August 10th, 2014

Compile-Time NSLocalizedString Key Checking

There are two typical flows for using NSLocalizedString to localise your application’s strings:

  1. Type the “base” string into your source directly, then use genstrings to generate strings files. In your .m files, your calls look like this: NSLocalizedString(@"Please enter your name:", @"String used to ask user for their name");

  2. Type a unique key into your source, then add the string for that key straight to the strings file. In your .m files, your calls look like this: NSLocalizedString(@"CBLUsernameFieldLabel", nil);

There are various merits to both approaches, and I’m not here to argue which one is best. In my world, at work we use approach #2 because our localisation process kinda requires it, and I use #2 in personal projects because, well, seeing user-facing language in .m files gives me the heebie-jeebies — those files are for computer language, not people language.

This post is mainly for people who use approach #2.

Whither Error Checking?

At least once in your life, you’ll have seen something like this in your projects:

Even worse, if you’re using approach #1, you might not notice the missing localisation until you’ve shipped your product and start getting complaints from customers that half your app is in English and the other half is in Spanish.

The problem is that there’s no compile-time checking of strings files, and while there’s a few debug tools that you can use to spot un-localised strings, in the real world these won’t be run nearly as often as they should.

After extensive research (ten minutes of Googling) and a quick poll of Twitter (which resulted in one suggestion involving grep, and an argument) I couldn’t really find anything like this.

If You Want a Job Doing…

I ended up writing a little tool that takes a .strings file as an input and outputs a header file containing NSString constants for each key in that file. It turns this:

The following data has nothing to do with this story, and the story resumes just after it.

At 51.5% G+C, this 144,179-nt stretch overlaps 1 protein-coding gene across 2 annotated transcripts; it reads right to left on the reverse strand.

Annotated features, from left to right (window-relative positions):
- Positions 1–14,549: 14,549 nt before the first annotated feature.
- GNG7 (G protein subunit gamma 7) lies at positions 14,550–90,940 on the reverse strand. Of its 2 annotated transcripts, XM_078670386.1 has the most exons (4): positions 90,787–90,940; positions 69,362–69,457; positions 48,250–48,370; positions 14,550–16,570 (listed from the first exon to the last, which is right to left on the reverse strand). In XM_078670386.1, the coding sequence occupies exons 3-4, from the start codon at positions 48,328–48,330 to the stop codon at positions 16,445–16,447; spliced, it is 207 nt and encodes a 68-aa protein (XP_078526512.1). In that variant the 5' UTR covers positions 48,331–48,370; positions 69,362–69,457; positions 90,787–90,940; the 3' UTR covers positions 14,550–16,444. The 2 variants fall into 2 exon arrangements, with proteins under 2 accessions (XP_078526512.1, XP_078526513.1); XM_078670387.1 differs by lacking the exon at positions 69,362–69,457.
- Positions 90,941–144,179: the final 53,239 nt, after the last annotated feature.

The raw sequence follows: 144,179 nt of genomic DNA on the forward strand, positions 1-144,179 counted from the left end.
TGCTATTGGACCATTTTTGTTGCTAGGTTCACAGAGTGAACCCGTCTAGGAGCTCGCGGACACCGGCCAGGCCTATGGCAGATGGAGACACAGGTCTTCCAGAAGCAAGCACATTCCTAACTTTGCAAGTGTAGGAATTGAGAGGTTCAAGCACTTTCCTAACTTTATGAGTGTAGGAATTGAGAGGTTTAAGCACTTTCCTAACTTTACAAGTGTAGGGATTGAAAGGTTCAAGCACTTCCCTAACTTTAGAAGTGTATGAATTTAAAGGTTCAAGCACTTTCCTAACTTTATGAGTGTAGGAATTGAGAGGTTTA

…into this:

Now we have compile-time checking that my keys are present and correct, and we get autocomplete for free. Much better!

The tool is very simple, and is 80% error checking. It reads the keys in using NSPropertyListSerialization and writes the found keys out to a header file. You can see the source over on GitHub.

Putting It All Together

To integrate this into your project, there are three steps:

  1. Generating the header files when your project builds.
  2. Telling Xcode where to find the generated files at build time.
  3. Importing the generate header files so you can use them.

First, you want to create a custom build step in Xcode before the Compile Sources build step to generate header files from your strings files. You could be less lazy than me and create a custom build rule to automatically do this to all your strings files, but I’m lazy. My custom build step looks like this:

    -strings "$PROJECT_DIR/Cascable/Base.lproj/GeneralUI.strings"
    -out "$BUILT_PRODUCTS_DIR/include/GeneralUI.h"

It uses /bin/sh as its shell, and I have the generate-string-symbols binary in the Vendor/generate-string-symbols directory of my project. It places the generated header file in the include directory of the build directory.

Next, you need to tell Xcode where to search for your files. Make sure your project’s Header Search Paths setting contains $BUILD_PRODUCTS_DIR/include.

At this point, you can start using the symbols in your project. However, you’ll need to #import your generated header files(s) in each file you want to use localised strings in.

To get around this, can #import them in your project’s prefix header file.

In my project, I have a “convenience header” which imports the generated files and provides a couple of helper macros to make localisation a little nicer, especially considering I use non-default string table names.

#import <Foundation/Foundation.h>
#import <GeneralUI.h> // Generated from strings file

#define CBLLocalizedString(x) NSLocalizedStringFromTable(x, @"GeneralUI", @"")
#define CBLLocalizedStringWithFormat(x, ...) [NSString stringWithFormat:CBLLocalizedString(x), __VA_ARGS__]

…and you’re done! You can find the generate-string-symbols project over on GitHub under a BSD license. Enjoy!